Testing strategies for the molecular abnormalities of BCL is evolving as the number of genes important for diagnosis and prognosis of BCL increases almost daily. Thus, the molecular testing performed to confirm a primary diagnosis, predict BCL prognosis, or identify appropriate targeted therapies for subtypes of BCL often will not be the same as testing performed for detection of MRD after therapy. At initial diagnosis or relapse of BCL, the laboratory often needs to rapidly evaluate multiple genetic targets, but with only a low level of assay sensitivity. This is in distinct contrast to testing for residual disease after therapy, for which the IGH gene is used as the sole molec ular target in most BCL subtypes and for which a very sensitive assay is needed. The specific chromosomal abnormalities and optimal molecular approaches for identification of clinically important diagnostic or prognostic factors for each BCL were presented in the previous section under the different BCL headings. The reader is referred to these sections and to the summary in Table 32-2, as these abnormalities only are discussed here in a general sense.
There are several major clinical indications for molecular testing in BCL: (1) to distinguish between a reactive and neoplastic proliferation of B cells, (2) to identify specific chromosomal abnormalities to aid in accurate subclassification of a BCL, (3) to predict the prognosis within a BCL subtype when alternative therapies related to specific molecular abnormalities are defined, and (4) to evaluate response to therapy by molecular analysis for detection of MRD. When there is a need to distinguish between reactive and neoplastic B-cell proliferations, assays for detection of B-cell clonality are most frequently used because they are applicable to virtually all BCLs. The IGH gene is the most common target evaluated for confirmation of B-cell clonality at diagnosis; the IGH gene is also the most common target for detection of persistent BCLs following therapy. The specific features of different molecular methods used for detection of B-cell clonality are discussed later (see "Assay Methods for Molecular Analysis of BCL"), as is the interpretation of the testing (see "Interpretation of Test Results").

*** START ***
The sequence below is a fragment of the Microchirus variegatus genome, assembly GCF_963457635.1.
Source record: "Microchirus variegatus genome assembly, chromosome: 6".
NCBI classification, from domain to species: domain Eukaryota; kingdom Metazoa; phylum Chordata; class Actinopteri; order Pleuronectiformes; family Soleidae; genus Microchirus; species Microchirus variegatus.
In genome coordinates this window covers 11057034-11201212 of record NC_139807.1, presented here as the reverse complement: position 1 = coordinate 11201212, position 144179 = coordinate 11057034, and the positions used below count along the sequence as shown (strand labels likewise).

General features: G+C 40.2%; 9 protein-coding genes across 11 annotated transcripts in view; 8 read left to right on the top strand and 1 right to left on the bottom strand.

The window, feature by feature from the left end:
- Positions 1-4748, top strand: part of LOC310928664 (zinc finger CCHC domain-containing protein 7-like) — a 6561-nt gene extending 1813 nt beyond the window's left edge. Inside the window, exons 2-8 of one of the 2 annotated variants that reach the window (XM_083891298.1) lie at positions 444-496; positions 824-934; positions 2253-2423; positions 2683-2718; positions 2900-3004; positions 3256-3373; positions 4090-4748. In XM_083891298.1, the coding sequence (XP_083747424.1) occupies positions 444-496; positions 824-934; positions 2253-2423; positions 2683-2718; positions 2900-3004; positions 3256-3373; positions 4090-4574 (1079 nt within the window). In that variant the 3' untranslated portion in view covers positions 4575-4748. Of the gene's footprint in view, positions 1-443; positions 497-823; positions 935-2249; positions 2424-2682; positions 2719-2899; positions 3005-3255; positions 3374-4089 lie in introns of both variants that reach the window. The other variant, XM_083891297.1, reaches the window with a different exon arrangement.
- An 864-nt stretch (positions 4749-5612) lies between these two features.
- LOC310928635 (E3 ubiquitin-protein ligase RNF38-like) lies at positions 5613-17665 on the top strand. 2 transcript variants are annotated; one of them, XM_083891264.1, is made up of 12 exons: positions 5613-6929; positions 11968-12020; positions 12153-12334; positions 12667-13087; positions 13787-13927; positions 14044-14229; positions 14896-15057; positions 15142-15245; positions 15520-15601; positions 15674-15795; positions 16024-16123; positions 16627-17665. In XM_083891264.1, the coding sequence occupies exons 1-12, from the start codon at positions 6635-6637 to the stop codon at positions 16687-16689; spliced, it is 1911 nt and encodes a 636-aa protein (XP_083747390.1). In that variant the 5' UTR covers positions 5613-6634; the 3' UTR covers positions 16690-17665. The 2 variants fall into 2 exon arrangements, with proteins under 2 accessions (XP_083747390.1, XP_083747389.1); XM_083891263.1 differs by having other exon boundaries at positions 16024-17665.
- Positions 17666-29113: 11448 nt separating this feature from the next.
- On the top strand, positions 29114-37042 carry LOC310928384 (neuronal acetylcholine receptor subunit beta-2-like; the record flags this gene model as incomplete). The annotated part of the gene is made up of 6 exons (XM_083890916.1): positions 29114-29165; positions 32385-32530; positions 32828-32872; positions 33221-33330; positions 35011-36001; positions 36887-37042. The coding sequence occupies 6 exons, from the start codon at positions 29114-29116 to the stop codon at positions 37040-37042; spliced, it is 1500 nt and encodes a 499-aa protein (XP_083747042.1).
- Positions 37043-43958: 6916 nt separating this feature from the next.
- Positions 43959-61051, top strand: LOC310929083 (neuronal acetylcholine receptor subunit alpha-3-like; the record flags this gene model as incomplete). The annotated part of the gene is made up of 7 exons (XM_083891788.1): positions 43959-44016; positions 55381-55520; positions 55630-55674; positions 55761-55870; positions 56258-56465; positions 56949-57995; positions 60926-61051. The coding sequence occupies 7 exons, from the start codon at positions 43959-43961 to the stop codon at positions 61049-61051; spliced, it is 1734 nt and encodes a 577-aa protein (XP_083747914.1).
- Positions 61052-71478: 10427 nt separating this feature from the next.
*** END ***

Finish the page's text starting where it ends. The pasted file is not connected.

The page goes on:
Because substantial morphologic and immunologic overlap exists between different BCL subtypes, subclassification is sometimes difficult with routine histologic and phenotypic evaluation alone, and accurate subclassification may require evaluation for characteristic chromosomal abnormalities. Assays for specific BCL-associated chromosomal alterations have limited clinical utility in that they are applicable to only a subset of BCL patients, but they may provide essential information for accurate subclassification and prediction of prognosis. Assessment of BCL for molecular features related to adverse prognosis is being performed on a more frequent basis than in the past, due to not only the identification of increased numbers of significant molecular factors but also to the development of many new alternative therapies. Some prognostic factors for poor outcome appear to be relevant only to a particular subtype of BCL,but other factors, such as TP53 dysfunction, seem to be associated with poor prognosis or progressive disease in many BCL subtypes. Patients with BCL manifesting molecular markers of poor prognosis often are treated more aggressively at the time of initial diagnosis.
Maintaining multiple PCR-based molecular assays for detection of the many BCL-subtype-specific chromosomal abnormalities is impractical for clinical molecular laboratories, since assays other than for IGH gene rearrangements are applicable to only a small subset of BCL patients. The development of molecular probes against many of the relevant genes involved in BCL for use in FISH assays has obviated this problem and provided a valuable alternative method for the rapid evaluation of multiple genes. The use of FISH assays for molecular evaluation of BCL at diagnosis and relapse has expanded remarkably over the past several years and will likely continue to expand as new molecular probes are identified. However, it must be stressed that the sensitivity of even the best FISH assay is not sufficient for detection of MRD in treated BCL patients. There is an increasing need for the development and implementation of standardized, sensitive, reproducible, and quantitative PCR testing for detection of MRD in BCL.
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